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Epilepsia. 2002 Oct;43(10):1251-5.

Epilepsy and mortality: a record linkage study in a U.K. population.

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Welsh Centre for Learning Disabilities (Clinical Studies), Department of Psychological Medicine, University of Wales College of Medicine, Cardiff, Wales, UK.



To examine patterns of mortality for a population with epilepsy compared with the nonepilepsy population.


The study used cross-sectional record linkage, combining an electronic death register with an epilepsy patient register constructed from a variety of routine health data sources collected from 1991 to 1997. The study was conducted in Cardiff and the Vale of Glamorgan, Wales, U.K., and included all deaths recorded between 1993 and 1996.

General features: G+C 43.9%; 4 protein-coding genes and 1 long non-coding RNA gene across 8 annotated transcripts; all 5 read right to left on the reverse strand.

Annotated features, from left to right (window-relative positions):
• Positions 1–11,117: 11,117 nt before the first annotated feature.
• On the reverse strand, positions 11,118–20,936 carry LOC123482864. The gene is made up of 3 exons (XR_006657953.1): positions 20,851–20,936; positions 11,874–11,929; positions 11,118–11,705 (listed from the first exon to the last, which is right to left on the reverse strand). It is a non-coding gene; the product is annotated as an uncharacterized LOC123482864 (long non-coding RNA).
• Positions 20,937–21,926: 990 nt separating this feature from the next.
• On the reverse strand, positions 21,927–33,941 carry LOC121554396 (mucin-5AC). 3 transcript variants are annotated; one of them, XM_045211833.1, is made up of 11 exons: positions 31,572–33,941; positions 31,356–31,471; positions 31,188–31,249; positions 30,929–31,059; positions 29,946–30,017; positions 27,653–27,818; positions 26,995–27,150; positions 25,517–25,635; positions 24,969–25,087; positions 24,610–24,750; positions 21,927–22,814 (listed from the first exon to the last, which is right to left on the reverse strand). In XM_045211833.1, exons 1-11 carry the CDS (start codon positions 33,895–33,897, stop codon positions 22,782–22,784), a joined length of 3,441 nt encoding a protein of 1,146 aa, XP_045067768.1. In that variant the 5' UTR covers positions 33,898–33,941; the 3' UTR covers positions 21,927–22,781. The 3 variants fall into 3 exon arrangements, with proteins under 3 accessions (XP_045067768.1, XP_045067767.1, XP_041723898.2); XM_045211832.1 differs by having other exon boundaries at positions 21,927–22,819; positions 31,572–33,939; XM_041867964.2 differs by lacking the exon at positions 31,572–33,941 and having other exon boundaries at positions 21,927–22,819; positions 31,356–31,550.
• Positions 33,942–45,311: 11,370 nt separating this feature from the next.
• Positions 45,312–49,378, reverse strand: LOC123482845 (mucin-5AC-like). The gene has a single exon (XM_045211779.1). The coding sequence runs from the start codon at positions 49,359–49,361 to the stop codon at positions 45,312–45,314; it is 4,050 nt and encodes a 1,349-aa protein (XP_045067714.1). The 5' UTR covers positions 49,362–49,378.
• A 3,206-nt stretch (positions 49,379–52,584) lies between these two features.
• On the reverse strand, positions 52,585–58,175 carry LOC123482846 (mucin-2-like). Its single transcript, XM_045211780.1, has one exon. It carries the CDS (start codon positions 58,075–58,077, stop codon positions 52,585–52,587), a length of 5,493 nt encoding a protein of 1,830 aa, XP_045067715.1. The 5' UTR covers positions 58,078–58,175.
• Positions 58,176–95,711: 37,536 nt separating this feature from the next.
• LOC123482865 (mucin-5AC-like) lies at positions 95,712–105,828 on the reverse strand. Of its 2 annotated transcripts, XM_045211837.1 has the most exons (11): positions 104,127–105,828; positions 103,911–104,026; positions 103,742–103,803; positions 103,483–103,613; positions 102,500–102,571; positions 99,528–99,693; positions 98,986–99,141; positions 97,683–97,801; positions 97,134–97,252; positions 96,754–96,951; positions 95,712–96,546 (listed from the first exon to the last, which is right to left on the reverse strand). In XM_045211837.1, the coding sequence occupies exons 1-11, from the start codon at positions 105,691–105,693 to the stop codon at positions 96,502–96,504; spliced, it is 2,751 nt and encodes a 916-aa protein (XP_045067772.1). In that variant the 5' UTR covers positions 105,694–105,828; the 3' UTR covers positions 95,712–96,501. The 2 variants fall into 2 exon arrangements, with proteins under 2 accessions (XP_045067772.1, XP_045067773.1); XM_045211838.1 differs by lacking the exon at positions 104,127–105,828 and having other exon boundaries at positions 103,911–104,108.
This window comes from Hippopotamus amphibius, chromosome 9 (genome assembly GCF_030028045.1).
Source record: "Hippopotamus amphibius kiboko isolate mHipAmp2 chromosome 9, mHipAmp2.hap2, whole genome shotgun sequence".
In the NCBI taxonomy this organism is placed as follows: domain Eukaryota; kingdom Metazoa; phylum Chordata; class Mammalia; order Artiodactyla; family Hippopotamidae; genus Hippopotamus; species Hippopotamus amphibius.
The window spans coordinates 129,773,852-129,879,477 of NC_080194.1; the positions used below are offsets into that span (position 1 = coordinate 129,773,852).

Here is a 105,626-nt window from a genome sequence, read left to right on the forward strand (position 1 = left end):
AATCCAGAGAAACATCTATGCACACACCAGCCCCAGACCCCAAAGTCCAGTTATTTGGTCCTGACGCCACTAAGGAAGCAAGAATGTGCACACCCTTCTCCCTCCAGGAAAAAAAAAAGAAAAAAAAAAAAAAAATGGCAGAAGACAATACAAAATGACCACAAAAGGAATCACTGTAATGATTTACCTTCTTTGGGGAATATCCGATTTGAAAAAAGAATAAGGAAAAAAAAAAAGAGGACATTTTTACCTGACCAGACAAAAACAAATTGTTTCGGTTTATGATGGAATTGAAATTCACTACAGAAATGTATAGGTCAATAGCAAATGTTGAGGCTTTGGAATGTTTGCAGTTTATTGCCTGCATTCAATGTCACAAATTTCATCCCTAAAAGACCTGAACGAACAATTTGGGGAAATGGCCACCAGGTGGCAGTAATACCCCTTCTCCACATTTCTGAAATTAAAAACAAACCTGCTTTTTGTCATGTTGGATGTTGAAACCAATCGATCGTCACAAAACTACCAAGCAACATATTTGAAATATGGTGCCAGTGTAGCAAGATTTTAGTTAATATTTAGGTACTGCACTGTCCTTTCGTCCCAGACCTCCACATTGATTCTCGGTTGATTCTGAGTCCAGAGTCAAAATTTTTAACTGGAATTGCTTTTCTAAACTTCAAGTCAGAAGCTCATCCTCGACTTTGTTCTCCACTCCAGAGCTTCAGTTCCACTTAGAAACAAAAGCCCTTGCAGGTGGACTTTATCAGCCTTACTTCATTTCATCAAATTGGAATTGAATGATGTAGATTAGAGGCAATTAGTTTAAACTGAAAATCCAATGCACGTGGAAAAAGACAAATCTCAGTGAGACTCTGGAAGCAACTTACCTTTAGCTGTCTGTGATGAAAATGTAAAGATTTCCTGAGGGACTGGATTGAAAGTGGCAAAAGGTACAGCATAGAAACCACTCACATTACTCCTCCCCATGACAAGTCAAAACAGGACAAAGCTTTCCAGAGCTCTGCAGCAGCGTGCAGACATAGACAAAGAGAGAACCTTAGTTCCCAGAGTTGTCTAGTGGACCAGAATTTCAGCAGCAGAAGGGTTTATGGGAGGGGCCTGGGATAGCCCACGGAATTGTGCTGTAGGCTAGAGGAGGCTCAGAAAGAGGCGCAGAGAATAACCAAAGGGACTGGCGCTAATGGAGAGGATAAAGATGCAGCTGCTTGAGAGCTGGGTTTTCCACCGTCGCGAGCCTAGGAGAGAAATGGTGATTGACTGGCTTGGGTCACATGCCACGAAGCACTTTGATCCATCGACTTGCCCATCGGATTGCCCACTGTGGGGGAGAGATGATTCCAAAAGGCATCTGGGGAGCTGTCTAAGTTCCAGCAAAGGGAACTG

There were 352 deaths for patients with epilepsy, 2.0% of all deaths. The crude mortality rates for patients with and without epilepsy were 36.2 and 9.9 per 1,000. The Standardised Mortality Ratio was 2.14 (95% CI, 1.74-2.55) for 1996 deaths. The single most common disease group was cancer, accounting for 66 (18.8%) of deaths for people with epilepsy (SMR, 1.47; 95% CI, 1.11-1.82). Significant excesses were demonstrated for cerebrovascular disease, diseases of the digestive system, respiratory diseases, and other causes of death.


People with epilepsy have an increased mortality over the population as a whole. The main causes of death are those most common in the population as a whole and those that underlie the epilepsy itself.

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